KNQ Associates bring you fresh ideas on designing and rejuvenating your home.
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Nov 1, 2008


We like to take the table for granted. Something that's just meant to be a flat top for our daily activities. Something that always falls short in the 'importance' department. It's always placed a notch lower than chairs in terms of status, don't you feel?

But no. These tables (culled from our archives) aren't gonna take it lying. They were created to wow, and we had better open our eyes wide and see how they exactly do it...

From October 26, 2006: Illusion by John Brauer

John Brauer's table ranks as one of my favorite tables of all time. This amazing piece, aptly named Illusion because of its see-through design, should fit perfectly within the abode of any superhero (and modern man) you name.

I never imagined acrylic can be treated under such artful direction. Pure classic.

From March 29, 2007: Concerto Table by Nicholas Lovegrove & Demian Repucci

We all know the popularity of iPod. Lovegrove & Repucci have gone out of their way to please Apple fans with their Concerto Table. Some of you may not like the 'tackiness' that comes with it but you know what? The iPod fan in me is tremendously happy to live with it.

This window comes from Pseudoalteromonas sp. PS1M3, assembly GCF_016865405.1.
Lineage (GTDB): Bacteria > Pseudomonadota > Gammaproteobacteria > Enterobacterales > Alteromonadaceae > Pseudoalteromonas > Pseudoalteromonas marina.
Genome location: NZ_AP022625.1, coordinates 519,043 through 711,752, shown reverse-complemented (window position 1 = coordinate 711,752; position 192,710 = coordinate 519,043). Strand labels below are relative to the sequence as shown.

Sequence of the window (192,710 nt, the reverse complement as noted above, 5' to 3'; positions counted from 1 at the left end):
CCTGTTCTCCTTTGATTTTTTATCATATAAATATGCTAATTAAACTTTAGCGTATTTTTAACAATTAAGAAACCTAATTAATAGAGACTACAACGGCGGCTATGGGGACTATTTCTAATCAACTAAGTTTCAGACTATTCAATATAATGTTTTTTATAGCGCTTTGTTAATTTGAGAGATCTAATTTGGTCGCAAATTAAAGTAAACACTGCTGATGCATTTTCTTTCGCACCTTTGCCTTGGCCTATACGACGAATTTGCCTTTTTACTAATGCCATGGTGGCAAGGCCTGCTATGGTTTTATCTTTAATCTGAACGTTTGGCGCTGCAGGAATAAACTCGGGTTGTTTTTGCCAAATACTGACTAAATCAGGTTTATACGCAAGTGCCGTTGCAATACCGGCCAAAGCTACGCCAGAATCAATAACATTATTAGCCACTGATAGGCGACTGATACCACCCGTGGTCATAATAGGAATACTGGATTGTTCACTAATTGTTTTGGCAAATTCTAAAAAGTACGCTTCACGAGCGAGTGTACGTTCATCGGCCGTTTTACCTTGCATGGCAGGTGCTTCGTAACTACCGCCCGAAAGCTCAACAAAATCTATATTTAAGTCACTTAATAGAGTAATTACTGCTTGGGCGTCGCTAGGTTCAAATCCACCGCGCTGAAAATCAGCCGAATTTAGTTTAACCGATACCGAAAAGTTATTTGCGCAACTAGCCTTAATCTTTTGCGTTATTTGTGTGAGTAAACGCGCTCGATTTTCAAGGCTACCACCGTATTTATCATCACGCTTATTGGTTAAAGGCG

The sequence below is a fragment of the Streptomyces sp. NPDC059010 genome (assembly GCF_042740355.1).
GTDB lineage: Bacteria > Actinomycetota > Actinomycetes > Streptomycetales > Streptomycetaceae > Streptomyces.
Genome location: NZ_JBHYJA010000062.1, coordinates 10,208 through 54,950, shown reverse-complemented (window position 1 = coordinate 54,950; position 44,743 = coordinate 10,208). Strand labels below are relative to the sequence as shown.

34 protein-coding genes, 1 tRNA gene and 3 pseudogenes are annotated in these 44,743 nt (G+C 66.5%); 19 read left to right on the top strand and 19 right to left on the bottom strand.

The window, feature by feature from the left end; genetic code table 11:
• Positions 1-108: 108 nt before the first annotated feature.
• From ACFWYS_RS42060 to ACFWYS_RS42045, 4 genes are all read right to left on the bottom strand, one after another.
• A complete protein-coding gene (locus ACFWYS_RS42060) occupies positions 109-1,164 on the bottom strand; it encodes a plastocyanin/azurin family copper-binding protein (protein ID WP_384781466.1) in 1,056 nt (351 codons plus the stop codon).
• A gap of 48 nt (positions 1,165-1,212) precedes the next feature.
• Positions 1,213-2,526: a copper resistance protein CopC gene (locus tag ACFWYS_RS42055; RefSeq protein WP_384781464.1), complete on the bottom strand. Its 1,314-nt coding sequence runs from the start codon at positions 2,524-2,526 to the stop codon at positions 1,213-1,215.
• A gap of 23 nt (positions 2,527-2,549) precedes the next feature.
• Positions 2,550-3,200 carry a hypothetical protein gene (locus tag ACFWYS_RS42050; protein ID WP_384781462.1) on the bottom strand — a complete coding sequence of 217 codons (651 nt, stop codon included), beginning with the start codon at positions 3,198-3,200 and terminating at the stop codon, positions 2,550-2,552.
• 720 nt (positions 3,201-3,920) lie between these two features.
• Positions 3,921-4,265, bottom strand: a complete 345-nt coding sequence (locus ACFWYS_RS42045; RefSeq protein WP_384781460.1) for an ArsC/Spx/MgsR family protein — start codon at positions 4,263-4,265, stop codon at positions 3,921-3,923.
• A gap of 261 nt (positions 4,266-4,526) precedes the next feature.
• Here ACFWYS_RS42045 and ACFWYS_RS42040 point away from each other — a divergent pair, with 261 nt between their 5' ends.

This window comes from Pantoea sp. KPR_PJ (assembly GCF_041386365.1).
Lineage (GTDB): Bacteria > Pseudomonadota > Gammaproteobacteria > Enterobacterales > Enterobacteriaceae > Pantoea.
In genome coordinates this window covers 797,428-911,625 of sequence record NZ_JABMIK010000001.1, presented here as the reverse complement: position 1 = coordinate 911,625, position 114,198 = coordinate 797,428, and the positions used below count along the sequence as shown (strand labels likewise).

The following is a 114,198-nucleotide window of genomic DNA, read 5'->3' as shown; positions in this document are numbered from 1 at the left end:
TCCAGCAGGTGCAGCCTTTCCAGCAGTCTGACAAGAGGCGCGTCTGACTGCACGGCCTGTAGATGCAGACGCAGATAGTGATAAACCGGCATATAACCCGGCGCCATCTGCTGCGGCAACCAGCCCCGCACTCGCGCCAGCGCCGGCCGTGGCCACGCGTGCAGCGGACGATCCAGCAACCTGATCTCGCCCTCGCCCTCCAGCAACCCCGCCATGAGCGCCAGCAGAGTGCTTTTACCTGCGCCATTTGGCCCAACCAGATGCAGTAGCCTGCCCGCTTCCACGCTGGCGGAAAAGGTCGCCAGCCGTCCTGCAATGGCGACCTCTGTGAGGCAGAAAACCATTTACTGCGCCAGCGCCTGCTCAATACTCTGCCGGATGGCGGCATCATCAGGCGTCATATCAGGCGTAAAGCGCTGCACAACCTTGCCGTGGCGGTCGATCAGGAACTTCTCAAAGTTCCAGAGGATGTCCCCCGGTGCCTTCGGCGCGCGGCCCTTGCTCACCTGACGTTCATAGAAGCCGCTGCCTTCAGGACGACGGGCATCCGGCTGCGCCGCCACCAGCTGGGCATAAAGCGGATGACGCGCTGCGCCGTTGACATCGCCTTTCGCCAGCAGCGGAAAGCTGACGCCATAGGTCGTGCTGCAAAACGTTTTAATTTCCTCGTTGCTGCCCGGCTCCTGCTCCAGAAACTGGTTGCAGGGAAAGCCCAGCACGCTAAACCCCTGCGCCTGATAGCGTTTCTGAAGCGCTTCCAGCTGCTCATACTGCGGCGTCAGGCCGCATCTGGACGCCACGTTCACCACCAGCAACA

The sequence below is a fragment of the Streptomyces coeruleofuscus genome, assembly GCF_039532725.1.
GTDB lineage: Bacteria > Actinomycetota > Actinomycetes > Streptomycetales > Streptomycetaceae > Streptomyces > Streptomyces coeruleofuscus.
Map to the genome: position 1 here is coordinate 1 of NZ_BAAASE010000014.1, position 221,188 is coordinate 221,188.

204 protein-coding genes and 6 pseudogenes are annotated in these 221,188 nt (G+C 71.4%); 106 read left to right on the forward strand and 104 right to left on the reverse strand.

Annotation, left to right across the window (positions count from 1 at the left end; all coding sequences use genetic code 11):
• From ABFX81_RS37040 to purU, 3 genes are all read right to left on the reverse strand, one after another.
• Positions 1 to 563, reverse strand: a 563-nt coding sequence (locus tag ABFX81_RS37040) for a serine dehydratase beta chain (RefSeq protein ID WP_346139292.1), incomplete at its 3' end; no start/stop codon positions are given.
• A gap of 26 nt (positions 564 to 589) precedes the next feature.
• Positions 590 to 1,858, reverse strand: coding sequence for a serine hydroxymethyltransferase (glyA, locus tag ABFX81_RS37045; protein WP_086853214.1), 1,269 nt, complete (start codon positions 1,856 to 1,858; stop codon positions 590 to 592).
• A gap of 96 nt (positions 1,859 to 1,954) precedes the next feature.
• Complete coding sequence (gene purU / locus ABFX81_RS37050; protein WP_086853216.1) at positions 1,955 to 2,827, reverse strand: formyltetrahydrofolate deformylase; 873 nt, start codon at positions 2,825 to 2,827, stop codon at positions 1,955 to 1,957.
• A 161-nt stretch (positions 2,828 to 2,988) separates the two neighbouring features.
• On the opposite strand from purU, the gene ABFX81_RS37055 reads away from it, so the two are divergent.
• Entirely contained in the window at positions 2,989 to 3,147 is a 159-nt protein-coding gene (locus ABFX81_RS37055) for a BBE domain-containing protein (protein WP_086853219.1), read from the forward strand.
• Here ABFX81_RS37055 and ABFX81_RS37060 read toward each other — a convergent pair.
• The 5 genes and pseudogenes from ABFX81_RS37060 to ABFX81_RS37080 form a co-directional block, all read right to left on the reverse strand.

And the grand piano shape is a bonus for someone who can't play a proper scale to save his life but wants to have the instrument at home, ha!

From January 06, 2008: S Table by Jeongtae Kang

The S Table is about the only table in this world that allows you to shape it in any way you want it. This is made possible via the 50 individual blocks and a silicon lock-up unit.

From Feburary 15, 2008: Expandable Round Table by DB Fletcher

I've seen plenty of extendable rectangular or square tables, but a round one that do the job really doesn't come along as often. Offers another clever option for home owners.

From March 15, 2008: Kill Bill cocktail table by Unmask

I'd be lying if I say I like this table by Unmask. It looks very cold and totally impractical. But hey, it's meant more as an art sculpture in the first place! What am I thinking? Surely the imagination deserves some credit?

From June 23, 2008: Capellini Love by Stephen Burks

I realized I need to have something green on this post, and these paper tables designed by Stephen Burks come to mind. Made entirely from the shredded pages of magazines like Wallpaper and Domus, the construction of these tables involves a new paper maché technique, with the structures set in place by non-toxic adhesive and hardener on the surfaces.


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Anonymous said...

Illusion is real nice.

berry said...

Nice tables. I like the first most.